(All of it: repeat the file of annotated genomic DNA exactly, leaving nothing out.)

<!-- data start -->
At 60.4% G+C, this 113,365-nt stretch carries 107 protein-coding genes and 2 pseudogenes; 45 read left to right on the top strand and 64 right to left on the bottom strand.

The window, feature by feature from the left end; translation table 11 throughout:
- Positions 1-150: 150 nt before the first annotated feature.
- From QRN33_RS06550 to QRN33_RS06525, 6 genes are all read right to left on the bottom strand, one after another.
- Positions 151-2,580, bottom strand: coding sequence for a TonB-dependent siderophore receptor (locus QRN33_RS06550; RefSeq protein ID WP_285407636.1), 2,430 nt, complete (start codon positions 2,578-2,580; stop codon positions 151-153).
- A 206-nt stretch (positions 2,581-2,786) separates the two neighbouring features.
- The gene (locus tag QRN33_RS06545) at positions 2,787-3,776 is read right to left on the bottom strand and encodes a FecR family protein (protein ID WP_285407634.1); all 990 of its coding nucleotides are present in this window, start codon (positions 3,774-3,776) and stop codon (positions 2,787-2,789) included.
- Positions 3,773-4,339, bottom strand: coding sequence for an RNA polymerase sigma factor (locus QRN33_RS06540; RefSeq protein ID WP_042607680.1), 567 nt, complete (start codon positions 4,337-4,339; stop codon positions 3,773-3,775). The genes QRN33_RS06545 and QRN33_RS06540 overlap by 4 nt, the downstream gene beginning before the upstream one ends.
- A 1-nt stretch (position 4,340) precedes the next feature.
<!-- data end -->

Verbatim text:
At 60.4% G+C, this 113,365-nt stretch carries 107 protein-coding genes and 2 pseudogenes; 45 read left to right on the top strand and 64 right to left on the bottom strand.

The window, feature by feature from the left end; translation table 11 throughout:
- Positions 1-150: 150 nt before the first annotated feature.
- From QRN33_RS06550 to QRN33_RS06525, 6 genes are all read right to left on the bottom strand, one after another.
- Positions 151-2,580, bottom strand: coding sequence for a TonB-dependent siderophore receptor (locus QRN33_RS06550; RefSeq protein ID WP_285407636.1), 2,430 nt, complete (start codon positions 2,578-2,580; stop codon positions 151-153).
- A 206-nt stretch (positions 2,581-2,786) separates the two neighbouring features.
- The gene (locus tag QRN33_RS06545) at positions 2,787-3,776 is read right to left on the bottom strand and encodes a FecR family protein (protein ID WP_285407634.1); all 990 of its coding nucleotides are present in this window, start codon (positions 3,774-3,776) and stop codon (positions 2,787-2,789) included.
- Positions 3,773-4,339, bottom strand: coding sequence for an RNA polymerase sigma factor (locus QRN33_RS06540; RefSeq protein ID WP_042607680.1), 567 nt, complete (start codon positions 4,337-4,339; stop codon positions 3,773-3,775). The genes QRN33_RS06545 and QRN33_RS06540 overlap by 4 nt, the downstream gene beginning before the upstream one ends.
- A 1-nt stretch (position 4,340) precedes the next feature.